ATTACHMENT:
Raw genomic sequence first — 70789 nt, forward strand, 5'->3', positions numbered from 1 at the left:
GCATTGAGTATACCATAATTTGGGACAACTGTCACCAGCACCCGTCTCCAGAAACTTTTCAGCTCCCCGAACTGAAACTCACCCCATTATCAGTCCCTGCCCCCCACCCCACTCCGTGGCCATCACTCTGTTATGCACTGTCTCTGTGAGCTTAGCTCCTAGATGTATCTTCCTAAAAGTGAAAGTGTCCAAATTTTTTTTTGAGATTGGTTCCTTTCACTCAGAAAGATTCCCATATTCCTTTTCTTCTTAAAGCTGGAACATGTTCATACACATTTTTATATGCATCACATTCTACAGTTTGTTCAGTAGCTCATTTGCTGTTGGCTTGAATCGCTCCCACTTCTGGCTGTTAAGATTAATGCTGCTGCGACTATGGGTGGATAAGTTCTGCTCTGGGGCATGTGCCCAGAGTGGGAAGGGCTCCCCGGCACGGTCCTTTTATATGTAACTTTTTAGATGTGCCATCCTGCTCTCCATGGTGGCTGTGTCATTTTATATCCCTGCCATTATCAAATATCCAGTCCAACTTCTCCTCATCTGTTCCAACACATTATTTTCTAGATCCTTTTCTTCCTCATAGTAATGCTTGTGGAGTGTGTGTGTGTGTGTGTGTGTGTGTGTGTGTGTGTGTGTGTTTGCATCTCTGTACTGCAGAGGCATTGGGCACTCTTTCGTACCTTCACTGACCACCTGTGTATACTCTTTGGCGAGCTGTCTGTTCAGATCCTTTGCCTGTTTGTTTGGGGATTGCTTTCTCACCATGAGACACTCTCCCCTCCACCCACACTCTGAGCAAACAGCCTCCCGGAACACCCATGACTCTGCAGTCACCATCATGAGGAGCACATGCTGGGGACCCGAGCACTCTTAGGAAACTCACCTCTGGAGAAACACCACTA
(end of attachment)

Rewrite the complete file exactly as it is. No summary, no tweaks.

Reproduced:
Raw genomic sequence first — 70789 nt, forward strand, 5'->3', positions numbered from 1 at the left:
GCATTGAGTATACCATAATTTGGGACAACTGTCACCAGCACCCGTCTCCAGAAACTTTTCAGCTCCCCGAACTGAAACTCACCCCATTATCAGTCCCTGCCCCCCACCCCACTCCGTGGCCATCACTCTGTTATGCACTGTCTCTGTGAGCTTAGCTCCTAGATGTATCTTCCTAAAAGTGAAAGTGTCCAAATTTTTTTTTGAGATTGGTTCCTTTCACTCAGAAAGATTCCCATATTCCTTTTCTTCTTAAAGCTGGAACATGTTCATACACATTTTTATATGCATCACATTCTACAGTTTGTTCAGTAGCTCATTTGCTGTTGGCTTGAATCGCTCCCACTTCTGGCTGTTAAGATTAATGCTGCTGCGACTATGGGTGGATAAGTTCTGCTCTGGGGCATGTGCCCAGAGTGGGAAGGGCTCCCCGGCACGGTCCTTTTATATGTAACTTTTTAGATGTGCCATCCTGCTCTCCATGGTGGCTGTGTCATTTTATATCCCTGCCATTATCAAATATCCAGTCCAACTTCTCCTCATCTGTTCCAACACATTATTTTCTAGATCCTTTTCTTCCTCATAGTAATGCTTGTGGAGTGTGTGTGTGTGTGTGTGTGTGTGTGTGTGTGTGTGTGTGTTTGCATCTCTGTACTGCAGAGGCATTGGGCACTCTTTCGTACCTTCACTGACCACCTGTGTATACTCTTTGGCGAGCTGTCTGTTCAGATCCTTTGCCTGTTTGTTTGGGGATTGCTTTCTCACCATGAGACACTCTCCCCTCCACCCACACTCTGAGCAAACAGCCTCCCGGAACACCCATGACTCTGCAGTCACCATCATGAGGAGCACATGCTGGGGACCCGAGCACTCTTAGGAAACTCACCTCTGGAGAAACACCACTA